It is “astonishing” that Church of Scientology has turned to the Socialist lawmaker who heads parliament’s national security committee, asking him to intercede on its behalf in connection with official procedures against the organisation, a ruling party lawmaker said on Thursday.
The data protection authority recently fined the Scientology organisation 40 million forints (EUR 130,000) for abuse of personal data. Subsequently, the authorities carried out another search of the premises.
Szilard Nemeth, Fidesz’s deputy group leader, accused Zsolt Molnar, the Socialist MP in question, of failing to refuse the request. The organisation asked Molnar to “review the procedure” against it and make sure the authorities “exercise impartiality”, the Fidesz politician told a press briefing on Thursday.
Nemeth said it was “surprising” that opposition politicians, including Molnar, had stood up for the church in the past. The committee cannot take over the role of an investigating authority, he said. He accused the Socialists of taking sides with a “dubious religious organisation” instead of serving Hungarian interests.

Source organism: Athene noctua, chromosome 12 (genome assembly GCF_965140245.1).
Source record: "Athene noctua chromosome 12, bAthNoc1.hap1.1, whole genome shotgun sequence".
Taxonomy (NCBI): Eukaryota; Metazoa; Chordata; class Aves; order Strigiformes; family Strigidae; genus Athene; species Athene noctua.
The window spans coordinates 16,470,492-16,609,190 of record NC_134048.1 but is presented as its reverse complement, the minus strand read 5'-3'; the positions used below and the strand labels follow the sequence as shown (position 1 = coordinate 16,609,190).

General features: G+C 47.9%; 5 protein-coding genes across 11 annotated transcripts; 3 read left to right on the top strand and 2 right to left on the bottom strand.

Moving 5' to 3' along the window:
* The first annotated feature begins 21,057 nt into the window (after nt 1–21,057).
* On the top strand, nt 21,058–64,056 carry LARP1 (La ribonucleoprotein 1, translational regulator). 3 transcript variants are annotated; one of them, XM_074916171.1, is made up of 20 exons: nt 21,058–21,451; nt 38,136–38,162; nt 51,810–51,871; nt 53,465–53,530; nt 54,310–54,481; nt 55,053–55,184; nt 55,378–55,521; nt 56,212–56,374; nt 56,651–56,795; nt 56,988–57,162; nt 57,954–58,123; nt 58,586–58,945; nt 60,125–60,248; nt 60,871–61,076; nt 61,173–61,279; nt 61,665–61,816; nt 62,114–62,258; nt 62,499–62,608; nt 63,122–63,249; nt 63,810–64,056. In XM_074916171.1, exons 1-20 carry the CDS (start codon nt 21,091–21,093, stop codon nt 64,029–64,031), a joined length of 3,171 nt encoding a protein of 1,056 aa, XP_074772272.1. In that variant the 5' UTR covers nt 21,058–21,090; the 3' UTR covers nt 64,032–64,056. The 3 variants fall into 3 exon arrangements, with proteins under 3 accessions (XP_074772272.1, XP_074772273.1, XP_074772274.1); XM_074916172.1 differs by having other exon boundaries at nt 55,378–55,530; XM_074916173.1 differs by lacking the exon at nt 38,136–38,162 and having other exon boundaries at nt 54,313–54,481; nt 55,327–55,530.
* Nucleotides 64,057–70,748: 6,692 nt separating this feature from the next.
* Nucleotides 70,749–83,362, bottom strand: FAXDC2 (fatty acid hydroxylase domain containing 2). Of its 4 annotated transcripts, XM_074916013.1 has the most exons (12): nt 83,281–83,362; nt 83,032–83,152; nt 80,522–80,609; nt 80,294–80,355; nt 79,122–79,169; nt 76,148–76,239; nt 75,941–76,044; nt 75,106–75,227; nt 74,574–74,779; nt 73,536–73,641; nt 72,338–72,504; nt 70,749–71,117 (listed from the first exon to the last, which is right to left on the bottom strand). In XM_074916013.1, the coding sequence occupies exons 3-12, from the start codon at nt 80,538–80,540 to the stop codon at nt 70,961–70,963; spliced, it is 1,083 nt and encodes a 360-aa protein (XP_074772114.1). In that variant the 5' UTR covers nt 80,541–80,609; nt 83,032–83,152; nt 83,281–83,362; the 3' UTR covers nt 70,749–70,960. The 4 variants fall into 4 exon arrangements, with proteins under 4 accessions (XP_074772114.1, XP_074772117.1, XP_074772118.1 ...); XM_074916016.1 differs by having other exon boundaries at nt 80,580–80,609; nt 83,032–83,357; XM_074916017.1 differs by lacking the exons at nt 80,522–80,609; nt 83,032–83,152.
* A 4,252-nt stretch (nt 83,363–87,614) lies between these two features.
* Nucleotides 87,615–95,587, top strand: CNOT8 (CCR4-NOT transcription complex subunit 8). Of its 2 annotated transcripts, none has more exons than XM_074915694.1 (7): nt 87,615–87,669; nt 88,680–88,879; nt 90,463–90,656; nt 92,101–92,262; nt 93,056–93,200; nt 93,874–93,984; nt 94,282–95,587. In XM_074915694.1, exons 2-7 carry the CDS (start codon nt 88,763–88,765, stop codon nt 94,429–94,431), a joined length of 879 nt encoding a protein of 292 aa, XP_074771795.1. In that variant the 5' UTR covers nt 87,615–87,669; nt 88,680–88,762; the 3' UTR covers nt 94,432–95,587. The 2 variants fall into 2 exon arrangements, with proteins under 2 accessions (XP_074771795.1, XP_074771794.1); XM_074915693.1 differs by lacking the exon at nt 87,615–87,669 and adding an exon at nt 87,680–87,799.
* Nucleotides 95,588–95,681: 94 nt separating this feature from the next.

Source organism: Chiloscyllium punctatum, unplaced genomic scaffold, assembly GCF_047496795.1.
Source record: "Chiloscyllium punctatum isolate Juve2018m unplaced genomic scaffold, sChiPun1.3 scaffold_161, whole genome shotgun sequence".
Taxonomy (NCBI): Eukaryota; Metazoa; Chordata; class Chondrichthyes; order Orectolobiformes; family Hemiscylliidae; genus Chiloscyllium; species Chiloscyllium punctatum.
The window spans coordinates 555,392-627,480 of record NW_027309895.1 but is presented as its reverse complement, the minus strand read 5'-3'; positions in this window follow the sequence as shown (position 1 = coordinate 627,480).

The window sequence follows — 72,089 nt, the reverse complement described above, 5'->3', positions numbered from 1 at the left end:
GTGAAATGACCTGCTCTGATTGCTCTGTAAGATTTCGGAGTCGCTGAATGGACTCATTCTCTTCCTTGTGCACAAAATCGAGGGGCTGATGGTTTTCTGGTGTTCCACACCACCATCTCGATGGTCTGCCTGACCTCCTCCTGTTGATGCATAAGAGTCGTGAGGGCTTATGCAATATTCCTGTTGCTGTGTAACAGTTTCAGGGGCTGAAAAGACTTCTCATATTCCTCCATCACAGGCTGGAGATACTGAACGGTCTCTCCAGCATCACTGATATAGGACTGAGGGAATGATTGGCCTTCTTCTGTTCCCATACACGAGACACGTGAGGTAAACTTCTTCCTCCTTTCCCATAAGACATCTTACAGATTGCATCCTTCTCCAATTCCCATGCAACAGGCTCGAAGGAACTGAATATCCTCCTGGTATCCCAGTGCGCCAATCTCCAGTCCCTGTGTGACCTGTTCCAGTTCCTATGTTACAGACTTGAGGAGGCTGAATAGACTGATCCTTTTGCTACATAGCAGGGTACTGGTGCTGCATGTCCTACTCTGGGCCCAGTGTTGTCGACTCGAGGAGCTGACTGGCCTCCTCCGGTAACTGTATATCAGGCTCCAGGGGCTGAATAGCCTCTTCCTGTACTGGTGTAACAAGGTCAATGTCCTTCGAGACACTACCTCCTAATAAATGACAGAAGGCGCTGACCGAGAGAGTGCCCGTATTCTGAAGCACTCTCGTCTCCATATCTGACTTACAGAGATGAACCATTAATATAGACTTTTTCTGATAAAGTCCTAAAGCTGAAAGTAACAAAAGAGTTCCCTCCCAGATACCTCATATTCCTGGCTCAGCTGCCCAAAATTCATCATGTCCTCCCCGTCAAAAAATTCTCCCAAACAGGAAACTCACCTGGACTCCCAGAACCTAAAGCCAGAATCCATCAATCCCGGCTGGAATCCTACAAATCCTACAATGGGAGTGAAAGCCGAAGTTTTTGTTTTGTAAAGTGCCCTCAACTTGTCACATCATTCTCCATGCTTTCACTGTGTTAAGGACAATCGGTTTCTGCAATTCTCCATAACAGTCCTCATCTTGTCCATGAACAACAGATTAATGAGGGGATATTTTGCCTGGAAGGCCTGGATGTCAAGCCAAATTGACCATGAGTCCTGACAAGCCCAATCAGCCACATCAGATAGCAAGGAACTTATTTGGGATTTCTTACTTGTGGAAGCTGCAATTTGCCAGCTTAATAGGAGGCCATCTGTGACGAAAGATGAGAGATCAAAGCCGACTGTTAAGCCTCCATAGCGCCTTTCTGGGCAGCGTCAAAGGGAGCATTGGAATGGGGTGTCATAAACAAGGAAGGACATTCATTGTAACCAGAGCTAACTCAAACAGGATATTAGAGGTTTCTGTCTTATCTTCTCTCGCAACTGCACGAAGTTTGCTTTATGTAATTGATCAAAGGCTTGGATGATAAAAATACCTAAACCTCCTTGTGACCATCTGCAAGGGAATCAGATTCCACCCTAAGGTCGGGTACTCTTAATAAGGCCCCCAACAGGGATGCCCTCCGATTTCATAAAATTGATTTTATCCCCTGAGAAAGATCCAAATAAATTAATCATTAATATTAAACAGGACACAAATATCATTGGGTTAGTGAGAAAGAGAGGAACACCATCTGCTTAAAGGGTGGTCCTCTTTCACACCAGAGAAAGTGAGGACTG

Meanwhile, Nemeth said the committee was also briefed about the investigation into a forged video tape made in 2013 with a alleged view to incriminating Fidesz in the local election in Baja, southern Hungary. Gusztav Koros, a former member of leftist Democratic Coalition, has been implicated, he said.
Commenting on reports linking Arton Capital, a company dealing in residency bonds, to corruption, Nemeth said that the allegations in the press were completely unfounded. The opposition is trying to turn everything into a scandal, he said.